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Discussion Starter · #1 ·
First off hello everyone. New to this site and to goats but I'm learning all I can. I'm getting two pygmy kids at weaning in about a month. They are on a farm that is mainly a boer goat breeder. I can see that they are handled very little. Is it possable for me to have them become friendly pets by spending lots of time with them. Or will they always be a bit on the wild side. thanks so much....
 

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I am very new to goats, I just got my first kid one week ago today. She was was a wild child when I got her, at 6 weeks, I don't think she had ever been handled, and now she is just rotten. The first day, she was extremely hard to catch, the next day I had her leash trained better than my dog, and now she is underfoot getting stepped on because she can't stand to be more than ten feet away from me, no leash needed. She comes running when I call.

So, in my opinion (which doesn't mean a lot because this is my first goat), they come around quick, with a little time put in. At first, once I caught her, she was fine to be picked up and carried, and I worked from there. It only took her a day to realize she liked to be scratched and I think that is the real ticket.

I hope that helps and good luck! I will say that this little goat has really captured mine (and my husbands, lol) heart.
 

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Welcome!! I don't think you would have any difficulty getting them used to being handled. They are plenty young enough that if you spend the time with them you shouldn't have any problem.
 

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One of the great things about goats is that most of them seem to have an innate curiosity about people- most of the time you have more problem with them being too pushy especially when food is involved. There are some who are flighty and are never steady but most will come around fast.
 

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if you put the time into it, yes they can come around. What usually happends is that the new owners are excited about having new goats and wanting them to love on them and be like a puppy and when they arent after a few weeks they get discouraged and then stop working at it all together. THis then leads to a wild goat that trust you enough for food but not for petting and leading etc.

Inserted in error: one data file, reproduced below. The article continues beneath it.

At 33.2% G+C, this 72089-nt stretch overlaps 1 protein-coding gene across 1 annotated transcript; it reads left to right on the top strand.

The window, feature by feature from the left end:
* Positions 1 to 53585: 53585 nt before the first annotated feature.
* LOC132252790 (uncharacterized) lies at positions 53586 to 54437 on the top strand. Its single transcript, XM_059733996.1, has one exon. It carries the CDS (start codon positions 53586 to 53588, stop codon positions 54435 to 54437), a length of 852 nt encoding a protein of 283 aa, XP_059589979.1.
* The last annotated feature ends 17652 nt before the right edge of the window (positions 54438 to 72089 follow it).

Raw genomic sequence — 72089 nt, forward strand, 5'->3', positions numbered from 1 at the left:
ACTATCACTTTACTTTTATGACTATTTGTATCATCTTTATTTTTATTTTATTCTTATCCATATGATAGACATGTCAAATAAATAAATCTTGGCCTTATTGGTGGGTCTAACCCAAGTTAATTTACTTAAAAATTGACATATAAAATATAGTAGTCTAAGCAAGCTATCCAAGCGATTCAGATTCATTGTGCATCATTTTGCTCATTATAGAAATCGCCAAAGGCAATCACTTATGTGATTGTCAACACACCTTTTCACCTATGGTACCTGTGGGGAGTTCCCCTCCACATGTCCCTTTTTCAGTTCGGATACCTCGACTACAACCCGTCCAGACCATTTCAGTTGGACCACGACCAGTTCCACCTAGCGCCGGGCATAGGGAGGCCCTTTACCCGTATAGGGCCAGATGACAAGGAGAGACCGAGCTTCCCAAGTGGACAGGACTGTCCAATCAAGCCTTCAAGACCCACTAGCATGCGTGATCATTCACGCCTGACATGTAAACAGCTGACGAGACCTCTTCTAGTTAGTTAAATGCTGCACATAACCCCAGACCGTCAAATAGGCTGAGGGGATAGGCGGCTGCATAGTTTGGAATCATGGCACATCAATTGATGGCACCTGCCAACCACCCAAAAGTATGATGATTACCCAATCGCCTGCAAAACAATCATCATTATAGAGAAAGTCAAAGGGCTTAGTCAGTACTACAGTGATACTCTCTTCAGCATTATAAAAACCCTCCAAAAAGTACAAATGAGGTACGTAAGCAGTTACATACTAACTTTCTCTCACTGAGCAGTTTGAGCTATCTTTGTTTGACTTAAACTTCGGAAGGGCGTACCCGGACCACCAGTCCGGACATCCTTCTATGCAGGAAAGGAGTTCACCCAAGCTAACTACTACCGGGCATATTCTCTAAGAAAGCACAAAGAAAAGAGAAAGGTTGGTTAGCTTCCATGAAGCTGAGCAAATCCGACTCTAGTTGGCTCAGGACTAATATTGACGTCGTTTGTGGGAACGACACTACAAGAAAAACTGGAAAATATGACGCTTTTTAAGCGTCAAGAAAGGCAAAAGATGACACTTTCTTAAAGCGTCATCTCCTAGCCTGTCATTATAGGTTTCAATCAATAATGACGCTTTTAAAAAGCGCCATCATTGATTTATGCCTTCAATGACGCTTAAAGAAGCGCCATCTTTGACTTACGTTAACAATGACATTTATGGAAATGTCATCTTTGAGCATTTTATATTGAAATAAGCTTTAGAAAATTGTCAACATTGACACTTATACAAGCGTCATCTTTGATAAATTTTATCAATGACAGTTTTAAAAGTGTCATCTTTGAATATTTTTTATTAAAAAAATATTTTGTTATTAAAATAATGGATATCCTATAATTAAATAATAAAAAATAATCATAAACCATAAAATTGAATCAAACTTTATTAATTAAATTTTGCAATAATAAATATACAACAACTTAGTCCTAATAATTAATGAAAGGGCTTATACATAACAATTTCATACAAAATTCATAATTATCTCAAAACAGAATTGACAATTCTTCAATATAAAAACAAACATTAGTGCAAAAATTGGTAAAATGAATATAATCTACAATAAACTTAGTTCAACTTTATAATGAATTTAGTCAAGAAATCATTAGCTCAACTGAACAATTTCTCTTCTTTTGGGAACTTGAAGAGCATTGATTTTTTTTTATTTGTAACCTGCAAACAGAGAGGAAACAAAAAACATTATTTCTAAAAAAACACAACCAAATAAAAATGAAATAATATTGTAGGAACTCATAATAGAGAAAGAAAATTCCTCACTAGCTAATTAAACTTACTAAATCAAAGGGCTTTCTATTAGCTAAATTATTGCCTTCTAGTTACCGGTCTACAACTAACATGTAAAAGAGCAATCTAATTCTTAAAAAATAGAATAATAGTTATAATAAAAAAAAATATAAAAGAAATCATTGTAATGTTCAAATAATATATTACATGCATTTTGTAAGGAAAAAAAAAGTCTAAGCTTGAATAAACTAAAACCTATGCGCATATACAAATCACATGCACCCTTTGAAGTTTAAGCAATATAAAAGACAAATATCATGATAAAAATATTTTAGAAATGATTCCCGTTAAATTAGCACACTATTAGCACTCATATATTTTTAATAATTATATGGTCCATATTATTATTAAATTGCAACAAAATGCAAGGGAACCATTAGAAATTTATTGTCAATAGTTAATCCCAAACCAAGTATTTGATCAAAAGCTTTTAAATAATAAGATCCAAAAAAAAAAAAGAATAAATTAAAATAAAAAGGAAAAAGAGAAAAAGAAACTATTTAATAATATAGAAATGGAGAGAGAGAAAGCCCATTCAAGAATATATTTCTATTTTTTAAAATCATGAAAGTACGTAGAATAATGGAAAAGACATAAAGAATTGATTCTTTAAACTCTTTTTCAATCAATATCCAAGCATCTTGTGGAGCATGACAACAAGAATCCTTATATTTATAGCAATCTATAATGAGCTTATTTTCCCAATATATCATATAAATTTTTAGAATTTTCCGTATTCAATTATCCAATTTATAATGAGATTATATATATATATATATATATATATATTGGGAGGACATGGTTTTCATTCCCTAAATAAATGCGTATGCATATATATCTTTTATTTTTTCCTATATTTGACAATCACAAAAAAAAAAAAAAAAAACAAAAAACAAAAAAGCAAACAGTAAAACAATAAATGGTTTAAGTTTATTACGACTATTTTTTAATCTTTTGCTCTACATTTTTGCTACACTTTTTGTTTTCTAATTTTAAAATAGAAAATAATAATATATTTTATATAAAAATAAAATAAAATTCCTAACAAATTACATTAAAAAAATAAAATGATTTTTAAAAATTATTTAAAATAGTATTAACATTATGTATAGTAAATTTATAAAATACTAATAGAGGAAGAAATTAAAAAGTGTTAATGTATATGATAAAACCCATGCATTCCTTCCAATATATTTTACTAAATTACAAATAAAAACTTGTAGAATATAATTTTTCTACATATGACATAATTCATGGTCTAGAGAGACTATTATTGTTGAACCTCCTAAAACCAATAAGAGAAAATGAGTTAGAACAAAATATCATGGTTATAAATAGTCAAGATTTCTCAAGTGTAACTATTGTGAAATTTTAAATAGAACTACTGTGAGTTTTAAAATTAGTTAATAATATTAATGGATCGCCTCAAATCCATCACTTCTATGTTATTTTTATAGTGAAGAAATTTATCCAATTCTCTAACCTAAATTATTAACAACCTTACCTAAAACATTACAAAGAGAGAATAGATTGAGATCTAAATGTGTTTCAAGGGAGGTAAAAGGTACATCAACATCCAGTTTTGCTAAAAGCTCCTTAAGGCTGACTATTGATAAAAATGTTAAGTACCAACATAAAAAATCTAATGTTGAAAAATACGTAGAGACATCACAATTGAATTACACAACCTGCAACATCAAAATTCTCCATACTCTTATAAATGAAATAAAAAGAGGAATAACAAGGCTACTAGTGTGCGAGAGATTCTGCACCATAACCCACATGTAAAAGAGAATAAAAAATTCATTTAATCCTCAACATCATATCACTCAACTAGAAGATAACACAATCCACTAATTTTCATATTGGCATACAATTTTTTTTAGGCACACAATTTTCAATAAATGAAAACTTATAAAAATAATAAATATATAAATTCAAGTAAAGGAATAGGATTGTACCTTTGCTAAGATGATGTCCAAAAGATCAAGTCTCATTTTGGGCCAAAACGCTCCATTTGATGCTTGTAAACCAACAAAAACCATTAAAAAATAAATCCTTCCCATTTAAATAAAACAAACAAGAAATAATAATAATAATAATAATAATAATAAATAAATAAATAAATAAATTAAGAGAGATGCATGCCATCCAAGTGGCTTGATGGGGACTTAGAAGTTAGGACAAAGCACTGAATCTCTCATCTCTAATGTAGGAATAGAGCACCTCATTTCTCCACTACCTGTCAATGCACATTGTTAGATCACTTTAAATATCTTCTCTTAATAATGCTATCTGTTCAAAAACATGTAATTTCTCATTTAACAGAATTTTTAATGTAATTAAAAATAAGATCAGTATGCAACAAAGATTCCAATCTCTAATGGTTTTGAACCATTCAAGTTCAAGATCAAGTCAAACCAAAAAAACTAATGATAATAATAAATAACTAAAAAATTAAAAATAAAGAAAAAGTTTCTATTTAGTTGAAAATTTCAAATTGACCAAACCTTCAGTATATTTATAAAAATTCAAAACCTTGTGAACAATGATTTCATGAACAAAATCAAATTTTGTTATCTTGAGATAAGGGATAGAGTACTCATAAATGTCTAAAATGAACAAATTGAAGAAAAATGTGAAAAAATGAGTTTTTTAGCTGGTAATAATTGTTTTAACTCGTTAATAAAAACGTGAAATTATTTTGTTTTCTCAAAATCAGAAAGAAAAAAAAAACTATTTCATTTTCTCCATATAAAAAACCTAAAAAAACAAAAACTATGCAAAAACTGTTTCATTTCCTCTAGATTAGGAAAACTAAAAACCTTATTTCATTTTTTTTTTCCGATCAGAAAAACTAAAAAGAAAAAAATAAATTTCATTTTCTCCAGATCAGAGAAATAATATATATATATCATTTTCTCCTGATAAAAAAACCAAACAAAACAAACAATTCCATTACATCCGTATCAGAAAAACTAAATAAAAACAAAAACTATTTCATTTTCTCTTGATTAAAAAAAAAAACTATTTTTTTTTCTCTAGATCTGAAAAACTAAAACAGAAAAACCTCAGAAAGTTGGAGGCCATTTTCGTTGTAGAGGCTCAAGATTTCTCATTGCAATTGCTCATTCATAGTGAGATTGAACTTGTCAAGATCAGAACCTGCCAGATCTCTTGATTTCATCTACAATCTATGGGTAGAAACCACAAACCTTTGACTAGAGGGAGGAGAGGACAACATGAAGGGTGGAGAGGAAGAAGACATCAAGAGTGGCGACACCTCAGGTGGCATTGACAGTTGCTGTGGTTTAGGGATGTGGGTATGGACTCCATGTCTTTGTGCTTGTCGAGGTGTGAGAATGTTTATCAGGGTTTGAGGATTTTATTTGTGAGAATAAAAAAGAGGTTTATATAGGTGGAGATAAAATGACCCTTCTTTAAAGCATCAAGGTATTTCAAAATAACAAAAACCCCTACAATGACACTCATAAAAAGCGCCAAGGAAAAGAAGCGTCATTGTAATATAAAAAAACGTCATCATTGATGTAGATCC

You NEED to be persistent even when you feel you aren't getting anywhere! I talk from experience many times. Sometimes nomatter what you do they don't come around. But 98% of the time they do IF you put the time into it daily and dont' give up.
 

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Discussion Starter · #7 ·
Thanks Stacey. I had a hard time finding kids that weren't spoken for. I would have loved getting them from a breeder that could spend the time handling them every day.
 

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and thats understandable. At their young age and with devotion you shouldn't have an issue making them friendly.

Tips on doing so:

find something they enjoy eating - food is a GREAT modivator. Grain at their age is probably the only thing they are interested in but you can try raisins, crackers and popcorn is a hit with my goats. Then offer it by hand to them. Only let them have the food if they eat it out of your hand.

Try to keep them in a smaller confined area so that it minimizes the amount of chasing you do to catch them, it also helps them to feel safer as they don't have all this new space to feel "exposed" in.
 
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